Last week, we kicked off our 2021 look at the top LA Kings prospects with a review of the goaltending depth chart. By delaying the series a few months, it allowed for extended viewings from the various 2021 seasons being played around the globe — even if some of those seasons were rather short in comparison. Another change this time around is we’ve split the Honorable Mentions section into specific articles for the Forwards and Defensemen, allowing for a more robust review of LA’s current prospects. We’ll move up front in the next article and then begin the official Top 10 countdown.
As we jump into this year’s crop of defensemen sitting just outside LA’s top 10, it’s important to note a few things for context. One, there is a glut of potential second and third-pairing guys. And this creates two issues. First, they’re all sort of fighting for the same few jobs in the NHL. With Mikey Anderson, Toby Bjornfot, Drew Doughty, Matt Roy, and Sean Walker all expected to be in LA for many years to come, there just isn’t much room for these guys. They’re going to need to clearly define their unique skill sets to push for a job. Second, that lack of a true top-pairing guy is also why the Kings are interested in landing one of the top four defensemen in this year’s NHL Draft and/or acquiring a 24-year-old left shot with some experience.
For more than 10 years now, this series of articles has become a vital source of player information, as nobody outside the Kings organization talks to more coaches, scouts, and General Managers about LA’s top prospects on a regular basis than the team at MayorsManor. Endless hours go into evaluating players in the pipeline and preparing our write-ups. Additionally, the final slotting of players is influenced by hundreds of hours of game action and debating the team’s prospects with a myriad of well-respected hockey people, including our key sources inside the Kings organization.
Links to last year’s rankings can be found here:
2021’s Five Honorable Mentions – Defensemen (listed alphabetically)
KALE CLAGUE: Defense, Ontario Reign (2nd round pick in 2016, WHL)
Last Season: 8 goals, 17 assists, minus-14, 26 PIM in 49 games played (AHL) + 4 NHL GP
This Season: 1 goal, 11 assists, minus-7, 8 PIM in 23 games played (AHL)
This Season: 0 goals, 6 assists, minus-6, 4 PIM in 18 games played (NHL)
Unfortunately for Clague, he’s a year ahead of nearly every major prospect in the organization. The challenge with that is two-fold. First, he’s the only legit prospect on defense who isn’t exempt from the upcoming Seattle Expansion Draft. Second, his Entry Level Contract is now up, so he’s also out of waivers. Meaning, he needs to be on the NHL roster on Opening Night or the team will have to risk him to waivers if they try to send him down to the AHL. Both scenarios are going to bite him this summer, as not only does it appear there isn’t a spot for him on the NHL roster in LA, the Kings also plan to expose him to Seattle next month.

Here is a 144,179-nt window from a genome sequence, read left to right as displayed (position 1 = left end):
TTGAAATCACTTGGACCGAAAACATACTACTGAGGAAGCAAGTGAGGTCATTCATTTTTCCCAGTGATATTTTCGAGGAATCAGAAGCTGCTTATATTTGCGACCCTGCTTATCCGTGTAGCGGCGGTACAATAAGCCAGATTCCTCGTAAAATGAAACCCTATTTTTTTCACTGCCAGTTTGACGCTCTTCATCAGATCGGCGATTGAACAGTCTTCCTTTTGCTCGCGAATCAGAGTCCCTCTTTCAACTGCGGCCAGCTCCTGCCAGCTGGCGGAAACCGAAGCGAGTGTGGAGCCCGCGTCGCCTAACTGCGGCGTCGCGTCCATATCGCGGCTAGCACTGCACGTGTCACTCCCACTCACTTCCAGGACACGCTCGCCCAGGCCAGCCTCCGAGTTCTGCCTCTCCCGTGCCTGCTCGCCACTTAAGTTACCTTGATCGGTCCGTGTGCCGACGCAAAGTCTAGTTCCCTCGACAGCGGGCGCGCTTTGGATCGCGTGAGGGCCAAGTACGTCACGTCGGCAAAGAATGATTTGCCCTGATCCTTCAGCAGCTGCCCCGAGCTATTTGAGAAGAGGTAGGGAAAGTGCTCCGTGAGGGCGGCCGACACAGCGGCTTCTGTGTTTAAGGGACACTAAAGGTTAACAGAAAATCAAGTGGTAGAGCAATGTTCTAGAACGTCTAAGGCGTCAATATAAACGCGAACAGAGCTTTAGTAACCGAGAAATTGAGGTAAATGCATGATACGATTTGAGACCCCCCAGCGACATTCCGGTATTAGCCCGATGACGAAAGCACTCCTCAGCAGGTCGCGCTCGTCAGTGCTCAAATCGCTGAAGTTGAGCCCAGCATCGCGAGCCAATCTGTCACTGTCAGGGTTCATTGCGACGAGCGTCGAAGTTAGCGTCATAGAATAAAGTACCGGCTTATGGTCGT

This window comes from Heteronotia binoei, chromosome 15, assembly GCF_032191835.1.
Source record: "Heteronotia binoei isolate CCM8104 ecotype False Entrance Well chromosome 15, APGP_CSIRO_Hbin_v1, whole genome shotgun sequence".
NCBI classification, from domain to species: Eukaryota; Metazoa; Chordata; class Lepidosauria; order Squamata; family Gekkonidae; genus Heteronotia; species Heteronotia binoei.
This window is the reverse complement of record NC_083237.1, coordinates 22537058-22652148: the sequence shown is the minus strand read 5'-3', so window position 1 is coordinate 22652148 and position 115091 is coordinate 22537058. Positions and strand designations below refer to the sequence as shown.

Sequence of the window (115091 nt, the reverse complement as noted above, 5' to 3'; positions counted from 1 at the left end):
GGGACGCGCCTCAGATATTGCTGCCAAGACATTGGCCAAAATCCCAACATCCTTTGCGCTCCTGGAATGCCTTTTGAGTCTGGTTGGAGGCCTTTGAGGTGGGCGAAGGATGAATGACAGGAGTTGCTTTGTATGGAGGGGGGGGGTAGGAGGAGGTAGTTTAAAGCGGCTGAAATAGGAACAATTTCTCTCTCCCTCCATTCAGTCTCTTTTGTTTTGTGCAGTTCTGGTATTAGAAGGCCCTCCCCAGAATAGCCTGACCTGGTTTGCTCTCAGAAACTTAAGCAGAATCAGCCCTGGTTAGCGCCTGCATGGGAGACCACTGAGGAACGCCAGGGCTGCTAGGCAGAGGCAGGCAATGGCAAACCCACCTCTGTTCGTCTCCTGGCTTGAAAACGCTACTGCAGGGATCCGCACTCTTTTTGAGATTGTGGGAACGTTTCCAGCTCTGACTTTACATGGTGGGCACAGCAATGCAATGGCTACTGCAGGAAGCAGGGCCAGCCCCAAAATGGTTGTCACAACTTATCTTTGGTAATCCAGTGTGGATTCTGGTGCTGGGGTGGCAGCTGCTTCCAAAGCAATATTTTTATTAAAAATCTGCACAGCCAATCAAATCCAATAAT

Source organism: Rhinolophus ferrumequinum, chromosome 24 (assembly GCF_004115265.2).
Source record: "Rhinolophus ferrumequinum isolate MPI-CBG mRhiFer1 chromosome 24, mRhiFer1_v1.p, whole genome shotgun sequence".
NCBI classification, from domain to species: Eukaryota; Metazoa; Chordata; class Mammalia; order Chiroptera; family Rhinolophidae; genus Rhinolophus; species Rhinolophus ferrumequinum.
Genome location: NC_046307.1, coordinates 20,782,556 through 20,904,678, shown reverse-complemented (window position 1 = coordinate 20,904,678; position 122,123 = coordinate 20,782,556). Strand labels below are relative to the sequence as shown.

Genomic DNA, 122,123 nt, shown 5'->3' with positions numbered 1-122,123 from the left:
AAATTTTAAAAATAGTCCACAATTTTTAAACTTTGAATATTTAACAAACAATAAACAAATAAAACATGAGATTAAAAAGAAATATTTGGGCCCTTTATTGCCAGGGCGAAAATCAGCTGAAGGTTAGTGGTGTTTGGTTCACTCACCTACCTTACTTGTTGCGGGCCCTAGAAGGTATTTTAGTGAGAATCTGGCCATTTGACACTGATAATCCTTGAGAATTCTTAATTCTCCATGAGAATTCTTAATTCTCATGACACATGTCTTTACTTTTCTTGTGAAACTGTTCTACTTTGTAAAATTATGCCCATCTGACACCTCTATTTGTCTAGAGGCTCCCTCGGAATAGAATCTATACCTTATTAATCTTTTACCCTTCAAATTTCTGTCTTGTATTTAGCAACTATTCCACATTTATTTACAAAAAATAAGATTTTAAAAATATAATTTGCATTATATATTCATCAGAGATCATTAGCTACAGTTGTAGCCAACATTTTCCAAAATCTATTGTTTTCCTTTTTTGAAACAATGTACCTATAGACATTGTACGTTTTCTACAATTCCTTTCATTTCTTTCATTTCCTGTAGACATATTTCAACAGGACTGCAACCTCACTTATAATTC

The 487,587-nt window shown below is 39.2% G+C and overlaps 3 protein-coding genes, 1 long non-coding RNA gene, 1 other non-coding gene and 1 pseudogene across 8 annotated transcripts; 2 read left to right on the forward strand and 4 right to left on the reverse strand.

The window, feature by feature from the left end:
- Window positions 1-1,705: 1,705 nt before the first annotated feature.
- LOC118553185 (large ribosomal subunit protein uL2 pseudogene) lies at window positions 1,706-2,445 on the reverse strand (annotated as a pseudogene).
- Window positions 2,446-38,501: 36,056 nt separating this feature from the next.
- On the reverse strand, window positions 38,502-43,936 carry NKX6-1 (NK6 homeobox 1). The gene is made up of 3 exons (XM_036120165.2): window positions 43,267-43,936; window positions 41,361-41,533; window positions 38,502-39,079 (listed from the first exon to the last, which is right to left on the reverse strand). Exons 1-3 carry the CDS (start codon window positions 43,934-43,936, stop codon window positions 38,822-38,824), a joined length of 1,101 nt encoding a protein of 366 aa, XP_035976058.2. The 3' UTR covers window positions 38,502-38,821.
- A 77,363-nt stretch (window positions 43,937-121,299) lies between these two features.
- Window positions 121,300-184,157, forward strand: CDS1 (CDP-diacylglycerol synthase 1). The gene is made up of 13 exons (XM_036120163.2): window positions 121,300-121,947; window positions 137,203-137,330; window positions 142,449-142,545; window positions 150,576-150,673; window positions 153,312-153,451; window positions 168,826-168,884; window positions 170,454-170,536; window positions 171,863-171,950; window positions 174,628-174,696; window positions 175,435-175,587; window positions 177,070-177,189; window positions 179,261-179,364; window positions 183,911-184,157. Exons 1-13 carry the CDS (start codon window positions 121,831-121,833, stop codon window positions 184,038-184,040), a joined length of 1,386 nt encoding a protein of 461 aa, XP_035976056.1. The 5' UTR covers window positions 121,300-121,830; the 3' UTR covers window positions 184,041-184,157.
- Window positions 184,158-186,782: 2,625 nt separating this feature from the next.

Clague’s entire career with the organization seems almost like one missed opportunity after another. His foot was broken on the eve of his initial NHL call-up in 2019, just a few months after being an AHL All Star. This year, he was penciled in to split time with Tobias Bjornfot in LA and things never really worked out that way.
He’s anything but a wash out, though. Clague has elite feet and when he puts himself out there, he’s a difference maker. He can completely control the game offensively, can drive the play, and run a team’s power play. If making it to the NHL is just as much about getting an opportunity as it is skill, perhaps the best thing for Clague would be to find a new team prior to the 2021-22 season. There’s a reason he was selected 51st overall and he hasn’t lost any of those skills in the few years since. At just 23 years old, Clague still has a very bright future in front of him.
SEAN DURZI: Defense, Ontario Reign (2nd round pick in 2018, OHL)
Last Season: 2 goals, 12 assists, minus-7, 20 PIM in 39 games played (AHL)
This Season: 4 goals, 16 assists, plus-1, 32 PIM in 39 games played (AHL)
Durzi getting hurt right before the Pacific Division postseason tournament will forever remain one of the big “what if” moments when looking at the Reign’s 2021 season. The team was really rolling at the time and losing Durzi for the win-or-go-home game vs. Colorado was a major blow.